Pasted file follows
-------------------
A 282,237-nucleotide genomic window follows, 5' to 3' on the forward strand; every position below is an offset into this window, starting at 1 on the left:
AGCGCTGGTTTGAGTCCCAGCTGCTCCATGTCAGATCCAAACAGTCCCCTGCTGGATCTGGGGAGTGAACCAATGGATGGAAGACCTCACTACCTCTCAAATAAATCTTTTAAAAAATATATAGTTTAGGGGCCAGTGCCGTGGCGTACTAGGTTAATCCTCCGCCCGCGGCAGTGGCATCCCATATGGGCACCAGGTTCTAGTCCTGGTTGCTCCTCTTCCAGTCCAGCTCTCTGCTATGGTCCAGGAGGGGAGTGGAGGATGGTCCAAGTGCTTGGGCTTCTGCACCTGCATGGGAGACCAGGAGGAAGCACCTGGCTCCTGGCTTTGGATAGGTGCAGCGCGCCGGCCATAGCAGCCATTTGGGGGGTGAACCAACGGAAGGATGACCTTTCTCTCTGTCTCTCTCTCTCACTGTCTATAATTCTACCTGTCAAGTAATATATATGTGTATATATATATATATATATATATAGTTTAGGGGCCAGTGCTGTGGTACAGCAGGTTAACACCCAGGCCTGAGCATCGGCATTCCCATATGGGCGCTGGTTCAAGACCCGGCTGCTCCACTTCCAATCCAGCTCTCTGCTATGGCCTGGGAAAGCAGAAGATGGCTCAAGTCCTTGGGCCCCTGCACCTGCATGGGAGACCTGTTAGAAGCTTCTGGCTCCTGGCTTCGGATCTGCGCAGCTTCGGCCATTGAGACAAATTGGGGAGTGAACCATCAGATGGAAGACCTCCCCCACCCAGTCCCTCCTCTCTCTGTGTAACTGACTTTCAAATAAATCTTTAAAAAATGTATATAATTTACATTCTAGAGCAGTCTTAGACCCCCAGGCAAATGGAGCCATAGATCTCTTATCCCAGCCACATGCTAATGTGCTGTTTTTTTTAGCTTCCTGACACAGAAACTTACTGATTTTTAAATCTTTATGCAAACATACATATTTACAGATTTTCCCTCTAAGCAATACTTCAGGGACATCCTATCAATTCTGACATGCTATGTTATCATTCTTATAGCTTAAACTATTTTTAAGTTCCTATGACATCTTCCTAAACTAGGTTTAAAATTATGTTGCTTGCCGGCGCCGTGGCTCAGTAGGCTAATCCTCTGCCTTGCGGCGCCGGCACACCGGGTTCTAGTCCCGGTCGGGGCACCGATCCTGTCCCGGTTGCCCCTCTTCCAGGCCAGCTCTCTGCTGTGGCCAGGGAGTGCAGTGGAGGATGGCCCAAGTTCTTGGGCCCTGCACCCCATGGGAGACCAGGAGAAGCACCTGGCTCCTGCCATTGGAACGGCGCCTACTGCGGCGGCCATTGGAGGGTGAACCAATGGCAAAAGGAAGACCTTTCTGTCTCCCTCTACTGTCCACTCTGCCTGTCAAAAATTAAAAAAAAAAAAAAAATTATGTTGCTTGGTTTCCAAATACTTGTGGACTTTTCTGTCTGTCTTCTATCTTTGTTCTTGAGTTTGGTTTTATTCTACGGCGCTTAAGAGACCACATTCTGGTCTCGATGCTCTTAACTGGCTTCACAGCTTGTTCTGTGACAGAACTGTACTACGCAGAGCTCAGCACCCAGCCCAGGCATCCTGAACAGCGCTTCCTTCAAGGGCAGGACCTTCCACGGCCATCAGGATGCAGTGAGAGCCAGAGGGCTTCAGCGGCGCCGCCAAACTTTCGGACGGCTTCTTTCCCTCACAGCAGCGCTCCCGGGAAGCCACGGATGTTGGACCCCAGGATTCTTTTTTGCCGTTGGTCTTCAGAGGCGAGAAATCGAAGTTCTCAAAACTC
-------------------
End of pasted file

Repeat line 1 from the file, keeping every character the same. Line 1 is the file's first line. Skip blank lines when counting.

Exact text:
A 282,237-nucleotide genomic window follows, 5' to 3' on the forward strand; every position below is an offset into this window, starting at 1 on the left: